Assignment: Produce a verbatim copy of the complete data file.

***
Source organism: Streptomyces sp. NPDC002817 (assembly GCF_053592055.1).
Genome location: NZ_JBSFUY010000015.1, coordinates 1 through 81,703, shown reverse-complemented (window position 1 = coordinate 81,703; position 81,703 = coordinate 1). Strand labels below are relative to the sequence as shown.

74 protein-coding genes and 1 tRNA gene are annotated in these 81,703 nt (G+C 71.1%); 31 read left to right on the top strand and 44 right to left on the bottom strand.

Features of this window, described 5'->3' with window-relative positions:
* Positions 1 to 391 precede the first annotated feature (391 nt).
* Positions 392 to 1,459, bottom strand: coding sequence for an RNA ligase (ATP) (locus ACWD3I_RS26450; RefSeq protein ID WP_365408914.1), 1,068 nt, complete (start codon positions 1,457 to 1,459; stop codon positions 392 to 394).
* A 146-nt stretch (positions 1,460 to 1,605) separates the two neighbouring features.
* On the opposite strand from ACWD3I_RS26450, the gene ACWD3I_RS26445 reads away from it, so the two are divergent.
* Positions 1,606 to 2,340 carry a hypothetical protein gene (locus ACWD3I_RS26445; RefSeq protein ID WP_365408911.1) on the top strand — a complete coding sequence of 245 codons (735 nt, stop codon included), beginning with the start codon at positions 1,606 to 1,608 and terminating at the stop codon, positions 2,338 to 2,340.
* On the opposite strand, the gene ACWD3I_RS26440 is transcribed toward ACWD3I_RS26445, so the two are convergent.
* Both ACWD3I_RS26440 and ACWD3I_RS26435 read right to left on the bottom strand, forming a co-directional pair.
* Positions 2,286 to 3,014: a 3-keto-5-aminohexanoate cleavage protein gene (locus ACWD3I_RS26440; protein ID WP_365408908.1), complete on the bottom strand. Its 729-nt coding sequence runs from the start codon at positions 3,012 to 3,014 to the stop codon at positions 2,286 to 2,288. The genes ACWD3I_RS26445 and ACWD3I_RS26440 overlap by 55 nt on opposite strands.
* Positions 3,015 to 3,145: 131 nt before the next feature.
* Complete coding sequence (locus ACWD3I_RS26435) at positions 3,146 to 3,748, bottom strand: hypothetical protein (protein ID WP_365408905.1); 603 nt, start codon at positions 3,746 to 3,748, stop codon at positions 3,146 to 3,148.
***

Source organism: Streptomyces sp. NPDC002817 (assembly GCF_053592055.1).
Genome location: NZ_JBSFUY010000015.1, coordinates 1 through 81,703, shown reverse-complemented (window position 1 = coordinate 81,703; position 81,703 = coordinate 1). Strand labels below are relative to the sequence as shown.

74 protein-coding genes and 1 tRNA gene are annotated in these 81,703 nt (G+C 71.1%); 31 read left to right on the top strand and 44 right to left on the bottom strand.

Features of this window, described 5'->3' with window-relative positions:
* Positions 1 to 391 precede the first annotated feature (391 nt).
* Positions 392 to 1,459, bottom strand: coding sequence for an RNA ligase (ATP) (locus ACWD3I_RS26450; RefSeq protein ID WP_365408914.1), 1,068 nt, complete (start codon positions 1,457 to 1,459; stop codon positions 392 to 394).
* A 146-nt stretch (positions 1,460 to 1,605) separates the two neighbouring features.
* On the opposite strand from ACWD3I_RS26450, the gene ACWD3I_RS26445 reads away from it, so the two are divergent.
* Positions 1,606 to 2,340 carry a hypothetical protein gene (locus ACWD3I_RS26445; RefSeq protein ID WP_365408911.1) on the top strand — a complete coding sequence of 245 codons (735 nt, stop codon included), beginning with the start codon at positions 1,606 to 1,608 and terminating at the stop codon, positions 2,338 to 2,340.
* On the opposite strand, the gene ACWD3I_RS26440 is transcribed toward ACWD3I_RS26445, so the two are convergent.
* Both ACWD3I_RS26440 and ACWD3I_RS26435 read right to left on the bottom strand, forming a co-directional pair.
* Positions 2,286 to 3,014: a 3-keto-5-aminohexanoate cleavage protein gene (locus ACWD3I_RS26440; protein ID WP_365408908.1), complete on the bottom strand. Its 729-nt coding sequence runs from the start codon at positions 3,012 to 3,014 to the stop codon at positions 2,286 to 2,288. The genes ACWD3I_RS26445 and ACWD3I_RS26440 overlap by 55 nt on opposite strands.
* Positions 3,015 to 3,145: 131 nt before the next feature.
* Complete coding sequence (locus ACWD3I_RS26435) at positions 3,146 to 3,748, bottom strand: hypothetical protein (protein ID WP_365408905.1); 603 nt, start codon at positions 3,746 to 3,748, stop codon at positions 3,146 to 3,148.